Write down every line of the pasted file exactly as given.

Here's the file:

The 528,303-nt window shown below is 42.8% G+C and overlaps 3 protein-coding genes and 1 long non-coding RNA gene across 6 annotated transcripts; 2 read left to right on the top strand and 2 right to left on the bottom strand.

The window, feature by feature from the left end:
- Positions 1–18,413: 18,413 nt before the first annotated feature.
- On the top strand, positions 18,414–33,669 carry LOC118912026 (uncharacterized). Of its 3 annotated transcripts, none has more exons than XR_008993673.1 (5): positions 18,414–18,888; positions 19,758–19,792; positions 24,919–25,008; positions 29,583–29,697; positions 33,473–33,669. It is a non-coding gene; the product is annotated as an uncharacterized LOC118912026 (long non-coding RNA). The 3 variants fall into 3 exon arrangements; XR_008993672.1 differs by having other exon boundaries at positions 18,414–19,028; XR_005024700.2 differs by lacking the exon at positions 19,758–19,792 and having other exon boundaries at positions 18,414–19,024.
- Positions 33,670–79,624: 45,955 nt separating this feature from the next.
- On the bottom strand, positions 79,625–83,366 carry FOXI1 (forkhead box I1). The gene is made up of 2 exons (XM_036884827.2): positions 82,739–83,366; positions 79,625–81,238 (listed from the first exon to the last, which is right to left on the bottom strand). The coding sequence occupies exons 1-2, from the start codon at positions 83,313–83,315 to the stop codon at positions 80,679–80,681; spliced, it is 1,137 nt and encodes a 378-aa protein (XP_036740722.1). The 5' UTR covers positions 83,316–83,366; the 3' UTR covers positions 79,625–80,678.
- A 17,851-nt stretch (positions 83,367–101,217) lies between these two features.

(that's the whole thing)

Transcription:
The 528,303-nt window shown below is 42.8% G+C and overlaps 3 protein-coding genes and 1 long non-coding RNA gene across 6 annotated transcripts; 2 read left to right on the top strand and 2 right to left on the bottom strand.

The window, feature by feature from the left end:
- Positions 1–18,413: 18,413 nt before the first annotated feature.
- On the top strand, positions 18,414–33,669 carry LOC118912026 (uncharacterized). Of its 3 annotated transcripts, none has more exons than XR_008993673.1 (5): positions 18,414–18,888; positions 19,758–19,792; positions 24,919–25,008; positions 29,583–29,697; positions 33,473–33,669. It is a non-coding gene; the product is annotated as an uncharacterized LOC118912026 (long non-coding RNA). The 3 variants fall into 3 exon arrangements; XR_008993672.1 differs by having other exon boundaries at positions 18,414–19,028; XR_005024700.2 differs by lacking the exon at positions 19,758–19,792 and having other exon boundaries at positions 18,414–19,024.
- Positions 33,670–79,624: 45,955 nt separating this feature from the next.
- On the bottom strand, positions 79,625–83,366 carry FOXI1 (forkhead box I1). The gene is made up of 2 exons (XM_036884827.2): positions 82,739–83,366; positions 79,625–81,238 (listed from the first exon to the last, which is right to left on the bottom strand). The coding sequence occupies exons 1-2, from the start codon at positions 83,313–83,315 to the stop codon at positions 80,679–80,681; spliced, it is 1,137 nt and encodes a 378-aa protein (XP_036740722.1). The 5' UTR covers positions 83,316–83,366; the 3' UTR covers positions 79,625–80,678.
- A 17,851-nt stretch (positions 83,367–101,217) lies between these two features.